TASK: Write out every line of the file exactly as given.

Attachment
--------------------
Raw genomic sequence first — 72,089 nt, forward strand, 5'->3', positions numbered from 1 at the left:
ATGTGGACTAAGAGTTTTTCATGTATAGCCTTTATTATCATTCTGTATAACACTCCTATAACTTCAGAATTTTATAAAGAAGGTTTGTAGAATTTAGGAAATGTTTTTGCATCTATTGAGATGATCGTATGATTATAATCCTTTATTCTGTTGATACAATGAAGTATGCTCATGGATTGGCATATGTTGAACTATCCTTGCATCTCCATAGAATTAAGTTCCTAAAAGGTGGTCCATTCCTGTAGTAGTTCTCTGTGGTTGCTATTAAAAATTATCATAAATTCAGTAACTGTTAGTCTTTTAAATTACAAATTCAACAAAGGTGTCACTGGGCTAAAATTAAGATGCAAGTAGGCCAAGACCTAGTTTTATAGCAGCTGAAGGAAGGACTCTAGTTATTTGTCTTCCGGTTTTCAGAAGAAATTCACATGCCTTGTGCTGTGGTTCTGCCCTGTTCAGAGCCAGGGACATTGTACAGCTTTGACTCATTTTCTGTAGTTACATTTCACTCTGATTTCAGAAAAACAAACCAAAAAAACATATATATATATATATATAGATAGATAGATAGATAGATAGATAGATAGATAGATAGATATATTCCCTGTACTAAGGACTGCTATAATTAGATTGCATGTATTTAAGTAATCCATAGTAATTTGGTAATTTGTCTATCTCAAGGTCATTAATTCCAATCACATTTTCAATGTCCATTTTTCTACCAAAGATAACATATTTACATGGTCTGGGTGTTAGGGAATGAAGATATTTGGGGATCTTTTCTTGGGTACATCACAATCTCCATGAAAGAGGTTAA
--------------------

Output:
Raw genomic sequence first — 72,089 nt, forward strand, 5'->3', positions numbered from 1 at the left:
ATGTGGACTAAGAGTTTTTCATGTATAGCCTTTATTATCATTCTGTATAACACTCCTATAACTTCAGAATTTTATAAAGAAGGTTTGTAGAATTTAGGAAATGTTTTTGCATCTATTGAGATGATCGTATGATTATAATCCTTTATTCTGTTGATACAATGAAGTATGCTCATGGATTGGCATATGTTGAACTATCCTTGCATCTCCATAGAATTAAGTTCCTAAAAGGTGGTCCATTCCTGTAGTAGTTCTCTGTGGTTGCTATTAAAAATTATCATAAATTCAGTAACTGTTAGTCTTTTAAATTACAAATTCAACAAAGGTGTCACTGGGCTAAAATTAAGATGCAAGTAGGCCAAGACCTAGTTTTATAGCAGCTGAAGGAAGGACTCTAGTTATTTGTCTTCCGGTTTTCAGAAGAAATTCACATGCCTTGTGCTGTGGTTCTGCCCTGTTCAGAGCCAGGGACATTGTACAGCTTTGACTCATTTTCTGTAGTTACATTTCACTCTGATTTCAGAAAAACAAACCAAAAAAACATATATATATATATATATAGATAGATAGATAGATAGATAGATAGATAGATAGATAGATATATTCCCTGTACTAAGGACTGCTATAATTAGATTGCATGTATTTAAGTAATCCATAGTAATTTGGTAATTTGTCTATCTCAAGGTCATTAATTCCAATCACATTTTCAATGTCCATTTTTCTACCAAAGATAACATATTTACATGGTCTGGGTGTTAGGGAATGAAGATATTTGGGGATCTTTTCTTGGGTACATCACAATCTCCATGAAAGAGGTTAA